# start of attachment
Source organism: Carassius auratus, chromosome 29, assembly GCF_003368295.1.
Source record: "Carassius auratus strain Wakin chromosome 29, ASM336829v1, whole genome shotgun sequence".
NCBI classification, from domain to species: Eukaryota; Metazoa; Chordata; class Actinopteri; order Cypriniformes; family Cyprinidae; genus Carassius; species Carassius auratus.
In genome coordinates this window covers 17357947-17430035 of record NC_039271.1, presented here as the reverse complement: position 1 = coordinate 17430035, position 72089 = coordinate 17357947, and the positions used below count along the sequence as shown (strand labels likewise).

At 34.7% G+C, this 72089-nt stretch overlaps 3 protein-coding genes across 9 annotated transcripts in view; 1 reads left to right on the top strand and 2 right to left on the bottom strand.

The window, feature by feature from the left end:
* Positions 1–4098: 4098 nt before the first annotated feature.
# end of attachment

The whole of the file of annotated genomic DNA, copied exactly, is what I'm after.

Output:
Source organism: Carassius auratus, chromosome 29, assembly GCF_003368295.1.
Source record: "Carassius auratus strain Wakin chromosome 29, ASM336829v1, whole genome shotgun sequence".
NCBI classification, from domain to species: Eukaryota; Metazoa; Chordata; class Actinopteri; order Cypriniformes; family Cyprinidae; genus Carassius; species Carassius auratus.
In genome coordinates this window covers 17357947-17430035 of record NC_039271.1, presented here as the reverse complement: position 1 = coordinate 17430035, position 72089 = coordinate 17357947, and the positions used below count along the sequence as shown (strand labels likewise).

At 34.7% G+C, this 72089-nt stretch overlaps 3 protein-coding genes across 9 annotated transcripts in view; 1 reads left to right on the top strand and 2 right to left on the bottom strand.

The window, feature by feature from the left end:
* Positions 1–4098: 4098 nt before the first annotated feature.